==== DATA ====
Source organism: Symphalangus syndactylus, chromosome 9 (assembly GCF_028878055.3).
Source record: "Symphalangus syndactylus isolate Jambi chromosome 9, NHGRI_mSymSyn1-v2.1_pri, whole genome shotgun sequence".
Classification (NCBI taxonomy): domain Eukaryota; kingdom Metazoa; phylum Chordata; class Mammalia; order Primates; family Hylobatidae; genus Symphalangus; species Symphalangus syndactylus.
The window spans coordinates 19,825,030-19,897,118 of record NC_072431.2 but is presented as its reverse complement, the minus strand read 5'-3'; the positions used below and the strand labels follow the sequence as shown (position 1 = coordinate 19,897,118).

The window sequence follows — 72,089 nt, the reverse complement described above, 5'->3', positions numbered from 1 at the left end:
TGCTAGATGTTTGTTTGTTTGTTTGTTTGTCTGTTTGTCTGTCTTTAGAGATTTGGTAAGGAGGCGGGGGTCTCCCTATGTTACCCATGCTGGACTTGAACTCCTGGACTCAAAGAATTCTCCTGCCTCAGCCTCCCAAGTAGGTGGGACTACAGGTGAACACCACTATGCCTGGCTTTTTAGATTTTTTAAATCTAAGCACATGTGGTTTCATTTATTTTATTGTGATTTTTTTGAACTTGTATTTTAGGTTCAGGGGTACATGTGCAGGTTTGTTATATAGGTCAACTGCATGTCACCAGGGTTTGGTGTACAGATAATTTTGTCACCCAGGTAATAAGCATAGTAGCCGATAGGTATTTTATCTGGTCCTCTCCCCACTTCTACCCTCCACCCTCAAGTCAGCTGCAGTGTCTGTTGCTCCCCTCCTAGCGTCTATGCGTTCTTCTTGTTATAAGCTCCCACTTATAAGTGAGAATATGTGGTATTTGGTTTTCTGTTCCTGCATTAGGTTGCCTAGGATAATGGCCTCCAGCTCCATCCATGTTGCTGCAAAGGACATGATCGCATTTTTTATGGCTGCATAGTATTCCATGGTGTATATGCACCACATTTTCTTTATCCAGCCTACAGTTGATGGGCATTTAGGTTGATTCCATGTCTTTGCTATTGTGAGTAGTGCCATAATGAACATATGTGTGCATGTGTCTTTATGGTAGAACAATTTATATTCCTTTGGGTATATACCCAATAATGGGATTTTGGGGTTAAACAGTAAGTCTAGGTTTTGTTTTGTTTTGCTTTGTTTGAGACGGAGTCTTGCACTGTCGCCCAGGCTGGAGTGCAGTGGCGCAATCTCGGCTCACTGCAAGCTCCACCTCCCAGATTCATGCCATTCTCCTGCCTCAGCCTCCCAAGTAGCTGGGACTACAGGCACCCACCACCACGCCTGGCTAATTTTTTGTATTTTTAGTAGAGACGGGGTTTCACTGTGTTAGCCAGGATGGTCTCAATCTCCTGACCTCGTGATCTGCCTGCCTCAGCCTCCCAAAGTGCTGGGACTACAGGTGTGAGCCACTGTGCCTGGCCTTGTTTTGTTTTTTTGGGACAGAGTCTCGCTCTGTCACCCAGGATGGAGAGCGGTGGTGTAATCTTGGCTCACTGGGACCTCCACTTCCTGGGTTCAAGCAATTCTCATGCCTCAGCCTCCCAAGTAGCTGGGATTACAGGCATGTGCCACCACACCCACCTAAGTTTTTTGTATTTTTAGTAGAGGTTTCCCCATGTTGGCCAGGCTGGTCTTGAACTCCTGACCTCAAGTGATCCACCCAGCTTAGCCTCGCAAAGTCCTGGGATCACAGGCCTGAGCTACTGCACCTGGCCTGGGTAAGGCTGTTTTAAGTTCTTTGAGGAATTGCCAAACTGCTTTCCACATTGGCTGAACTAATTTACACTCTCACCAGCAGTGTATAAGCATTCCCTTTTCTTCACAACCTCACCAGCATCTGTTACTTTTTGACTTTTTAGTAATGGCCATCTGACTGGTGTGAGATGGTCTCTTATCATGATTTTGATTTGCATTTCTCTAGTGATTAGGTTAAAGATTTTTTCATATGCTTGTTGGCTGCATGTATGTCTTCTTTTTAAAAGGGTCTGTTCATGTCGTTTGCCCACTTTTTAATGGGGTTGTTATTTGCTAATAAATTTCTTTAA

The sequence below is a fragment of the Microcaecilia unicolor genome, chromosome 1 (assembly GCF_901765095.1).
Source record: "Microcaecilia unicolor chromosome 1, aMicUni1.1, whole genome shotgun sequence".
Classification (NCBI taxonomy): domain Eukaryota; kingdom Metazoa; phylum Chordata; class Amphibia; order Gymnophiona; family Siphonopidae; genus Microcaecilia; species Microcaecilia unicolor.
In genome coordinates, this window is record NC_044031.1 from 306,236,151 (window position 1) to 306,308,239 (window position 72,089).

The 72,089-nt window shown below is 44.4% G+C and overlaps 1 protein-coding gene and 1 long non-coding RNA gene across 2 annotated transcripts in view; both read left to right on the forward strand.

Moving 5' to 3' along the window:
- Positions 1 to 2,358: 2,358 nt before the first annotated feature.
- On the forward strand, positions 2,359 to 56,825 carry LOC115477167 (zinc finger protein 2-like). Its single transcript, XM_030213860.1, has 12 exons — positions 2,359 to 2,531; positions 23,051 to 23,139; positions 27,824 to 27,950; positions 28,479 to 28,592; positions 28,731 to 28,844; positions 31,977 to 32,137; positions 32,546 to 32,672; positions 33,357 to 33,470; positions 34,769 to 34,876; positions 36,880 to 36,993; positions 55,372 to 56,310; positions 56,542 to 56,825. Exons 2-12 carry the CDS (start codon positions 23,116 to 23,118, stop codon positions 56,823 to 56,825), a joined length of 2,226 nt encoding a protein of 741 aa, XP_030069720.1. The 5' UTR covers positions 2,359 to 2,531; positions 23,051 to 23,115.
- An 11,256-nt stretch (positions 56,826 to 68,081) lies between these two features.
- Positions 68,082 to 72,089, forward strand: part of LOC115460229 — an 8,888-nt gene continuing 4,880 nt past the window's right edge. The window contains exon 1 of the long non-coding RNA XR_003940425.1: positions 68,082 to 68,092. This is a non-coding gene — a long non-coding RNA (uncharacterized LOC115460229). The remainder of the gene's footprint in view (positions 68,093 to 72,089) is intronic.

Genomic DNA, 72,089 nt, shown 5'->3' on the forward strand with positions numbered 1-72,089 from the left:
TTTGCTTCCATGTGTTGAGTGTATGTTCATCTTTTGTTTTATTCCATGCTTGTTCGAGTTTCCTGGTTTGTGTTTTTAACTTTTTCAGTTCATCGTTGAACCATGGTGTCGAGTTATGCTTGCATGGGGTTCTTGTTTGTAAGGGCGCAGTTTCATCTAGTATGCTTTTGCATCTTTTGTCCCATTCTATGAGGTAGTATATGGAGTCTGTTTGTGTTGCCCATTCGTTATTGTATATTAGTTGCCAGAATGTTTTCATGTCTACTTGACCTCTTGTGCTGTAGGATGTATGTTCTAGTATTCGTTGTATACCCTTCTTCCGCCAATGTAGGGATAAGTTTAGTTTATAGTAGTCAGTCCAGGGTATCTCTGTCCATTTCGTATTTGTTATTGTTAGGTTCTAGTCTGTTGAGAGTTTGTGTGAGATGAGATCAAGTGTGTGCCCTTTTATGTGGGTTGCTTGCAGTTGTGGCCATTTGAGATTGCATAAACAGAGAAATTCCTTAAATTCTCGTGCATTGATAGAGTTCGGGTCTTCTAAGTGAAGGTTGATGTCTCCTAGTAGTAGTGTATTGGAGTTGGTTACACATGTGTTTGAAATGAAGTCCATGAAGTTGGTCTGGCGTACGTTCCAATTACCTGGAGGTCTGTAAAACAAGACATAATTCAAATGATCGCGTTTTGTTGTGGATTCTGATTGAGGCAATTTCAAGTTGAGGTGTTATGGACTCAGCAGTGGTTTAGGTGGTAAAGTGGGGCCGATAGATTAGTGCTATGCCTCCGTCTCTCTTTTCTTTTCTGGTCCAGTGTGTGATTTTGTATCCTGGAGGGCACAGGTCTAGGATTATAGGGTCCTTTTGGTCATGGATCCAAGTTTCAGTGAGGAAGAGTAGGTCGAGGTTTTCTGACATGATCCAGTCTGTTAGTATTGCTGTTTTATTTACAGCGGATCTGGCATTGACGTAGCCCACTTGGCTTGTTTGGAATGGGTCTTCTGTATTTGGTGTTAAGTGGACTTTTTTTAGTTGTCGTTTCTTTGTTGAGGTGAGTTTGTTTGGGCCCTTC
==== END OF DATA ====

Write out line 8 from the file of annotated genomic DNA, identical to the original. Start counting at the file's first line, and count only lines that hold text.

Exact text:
Source record: "Microcaecilia unicolor chromosome 1, aMicUni1.1, whole genome shotgun sequence".